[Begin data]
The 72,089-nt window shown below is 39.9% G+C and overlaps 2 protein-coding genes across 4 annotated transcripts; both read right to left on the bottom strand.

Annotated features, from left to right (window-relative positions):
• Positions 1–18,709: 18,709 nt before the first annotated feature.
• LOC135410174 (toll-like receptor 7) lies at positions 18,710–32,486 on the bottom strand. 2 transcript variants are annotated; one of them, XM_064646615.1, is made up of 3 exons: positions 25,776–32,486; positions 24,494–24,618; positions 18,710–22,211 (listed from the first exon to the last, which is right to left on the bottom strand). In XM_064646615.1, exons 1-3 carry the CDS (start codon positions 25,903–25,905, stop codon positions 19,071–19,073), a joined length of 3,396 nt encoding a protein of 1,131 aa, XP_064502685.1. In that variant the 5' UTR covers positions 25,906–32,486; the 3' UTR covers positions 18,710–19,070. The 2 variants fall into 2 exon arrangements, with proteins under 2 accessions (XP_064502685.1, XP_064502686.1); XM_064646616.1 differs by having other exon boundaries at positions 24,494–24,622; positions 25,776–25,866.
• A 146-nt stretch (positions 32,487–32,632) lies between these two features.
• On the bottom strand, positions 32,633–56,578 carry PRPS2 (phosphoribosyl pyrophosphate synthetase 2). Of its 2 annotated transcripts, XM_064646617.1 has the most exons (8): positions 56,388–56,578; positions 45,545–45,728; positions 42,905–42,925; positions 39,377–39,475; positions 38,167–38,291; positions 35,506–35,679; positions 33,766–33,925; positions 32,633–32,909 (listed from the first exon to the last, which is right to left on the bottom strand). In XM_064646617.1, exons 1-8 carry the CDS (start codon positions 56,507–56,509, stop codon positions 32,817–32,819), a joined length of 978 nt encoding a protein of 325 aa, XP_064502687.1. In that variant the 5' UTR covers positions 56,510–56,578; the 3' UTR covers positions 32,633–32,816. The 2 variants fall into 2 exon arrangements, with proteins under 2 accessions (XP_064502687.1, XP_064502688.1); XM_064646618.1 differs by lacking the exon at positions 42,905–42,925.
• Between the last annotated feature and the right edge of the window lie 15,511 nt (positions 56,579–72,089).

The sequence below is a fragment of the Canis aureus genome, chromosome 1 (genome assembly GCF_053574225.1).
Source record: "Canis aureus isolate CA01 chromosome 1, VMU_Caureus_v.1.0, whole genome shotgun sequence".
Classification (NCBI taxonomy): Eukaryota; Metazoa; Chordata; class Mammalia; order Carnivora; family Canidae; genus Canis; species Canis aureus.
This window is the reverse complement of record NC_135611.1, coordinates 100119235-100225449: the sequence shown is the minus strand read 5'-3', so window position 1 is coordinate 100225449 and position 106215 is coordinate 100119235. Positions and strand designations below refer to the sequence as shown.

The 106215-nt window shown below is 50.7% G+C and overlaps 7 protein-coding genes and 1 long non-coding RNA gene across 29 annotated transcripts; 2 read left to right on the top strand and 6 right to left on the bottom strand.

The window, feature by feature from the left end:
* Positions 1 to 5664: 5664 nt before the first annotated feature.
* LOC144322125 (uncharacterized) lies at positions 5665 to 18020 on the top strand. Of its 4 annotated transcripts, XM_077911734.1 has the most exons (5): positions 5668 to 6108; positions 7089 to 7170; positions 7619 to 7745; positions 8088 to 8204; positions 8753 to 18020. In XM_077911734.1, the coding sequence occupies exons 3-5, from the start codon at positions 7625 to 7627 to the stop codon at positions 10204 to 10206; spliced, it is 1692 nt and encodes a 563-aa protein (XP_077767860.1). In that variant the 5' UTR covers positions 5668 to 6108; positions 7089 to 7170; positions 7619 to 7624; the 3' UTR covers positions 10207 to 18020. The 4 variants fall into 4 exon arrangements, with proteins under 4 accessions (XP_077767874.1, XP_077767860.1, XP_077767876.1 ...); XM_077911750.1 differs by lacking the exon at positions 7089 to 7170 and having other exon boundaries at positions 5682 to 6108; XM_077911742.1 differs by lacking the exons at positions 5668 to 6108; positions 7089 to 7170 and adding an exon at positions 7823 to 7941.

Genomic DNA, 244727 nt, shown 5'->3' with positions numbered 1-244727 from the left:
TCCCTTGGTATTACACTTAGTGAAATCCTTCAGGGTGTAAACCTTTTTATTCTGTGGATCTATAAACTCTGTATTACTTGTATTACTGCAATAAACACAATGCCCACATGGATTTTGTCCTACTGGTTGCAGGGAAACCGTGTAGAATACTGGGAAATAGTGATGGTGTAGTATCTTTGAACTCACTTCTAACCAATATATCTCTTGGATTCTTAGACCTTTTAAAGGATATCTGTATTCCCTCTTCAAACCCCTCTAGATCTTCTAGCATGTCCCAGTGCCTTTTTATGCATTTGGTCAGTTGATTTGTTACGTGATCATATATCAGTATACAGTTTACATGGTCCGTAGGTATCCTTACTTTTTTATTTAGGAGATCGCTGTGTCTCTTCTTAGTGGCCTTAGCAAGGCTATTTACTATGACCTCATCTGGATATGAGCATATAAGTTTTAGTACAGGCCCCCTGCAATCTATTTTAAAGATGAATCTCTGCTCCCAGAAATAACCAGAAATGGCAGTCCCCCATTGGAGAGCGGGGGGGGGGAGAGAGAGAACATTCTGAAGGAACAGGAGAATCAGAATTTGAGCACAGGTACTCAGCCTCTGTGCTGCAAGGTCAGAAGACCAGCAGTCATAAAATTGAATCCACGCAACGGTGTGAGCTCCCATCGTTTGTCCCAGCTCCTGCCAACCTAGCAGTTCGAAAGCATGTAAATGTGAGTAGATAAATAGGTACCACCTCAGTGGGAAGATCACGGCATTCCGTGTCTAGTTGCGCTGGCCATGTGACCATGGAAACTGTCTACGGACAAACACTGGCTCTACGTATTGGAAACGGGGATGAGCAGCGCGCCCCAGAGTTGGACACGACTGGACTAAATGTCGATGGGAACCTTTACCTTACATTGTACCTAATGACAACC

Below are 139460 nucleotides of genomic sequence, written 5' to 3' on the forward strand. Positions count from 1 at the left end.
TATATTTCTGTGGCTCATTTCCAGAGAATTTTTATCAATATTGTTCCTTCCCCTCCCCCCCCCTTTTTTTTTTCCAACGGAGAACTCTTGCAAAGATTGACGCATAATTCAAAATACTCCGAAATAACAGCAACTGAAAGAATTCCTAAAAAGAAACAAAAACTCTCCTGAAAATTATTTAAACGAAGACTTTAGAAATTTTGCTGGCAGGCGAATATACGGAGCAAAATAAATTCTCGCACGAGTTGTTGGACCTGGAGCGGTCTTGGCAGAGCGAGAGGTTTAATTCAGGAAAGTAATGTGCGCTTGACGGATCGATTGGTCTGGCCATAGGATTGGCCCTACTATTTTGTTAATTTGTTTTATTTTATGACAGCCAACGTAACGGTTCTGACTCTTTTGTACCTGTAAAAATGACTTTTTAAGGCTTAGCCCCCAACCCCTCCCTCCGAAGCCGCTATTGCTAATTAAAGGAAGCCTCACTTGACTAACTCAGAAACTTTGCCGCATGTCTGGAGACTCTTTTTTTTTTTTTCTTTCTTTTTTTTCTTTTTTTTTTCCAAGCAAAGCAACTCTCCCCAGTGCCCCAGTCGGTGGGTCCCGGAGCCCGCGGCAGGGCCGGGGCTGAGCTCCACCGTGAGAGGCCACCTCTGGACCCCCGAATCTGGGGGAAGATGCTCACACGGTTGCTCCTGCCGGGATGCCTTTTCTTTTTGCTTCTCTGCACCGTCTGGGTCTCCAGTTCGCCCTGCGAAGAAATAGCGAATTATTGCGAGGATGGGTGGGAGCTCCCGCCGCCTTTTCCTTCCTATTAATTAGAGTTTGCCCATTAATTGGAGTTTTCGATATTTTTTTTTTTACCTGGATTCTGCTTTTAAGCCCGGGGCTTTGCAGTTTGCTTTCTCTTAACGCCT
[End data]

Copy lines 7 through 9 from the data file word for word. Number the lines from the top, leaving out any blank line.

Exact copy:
• Between the last annotated feature and the right edge of the window lie 15,511 nt (positions 56,579–72,089).

The sequence below is a fragment of the Canis aureus genome, chromosome 1 (genome assembly GCF_053574225.1).
Source record: "Canis aureus isolate CA01 chromosome 1, VMU_Caureus_v.1.0, whole genome shotgun sequence".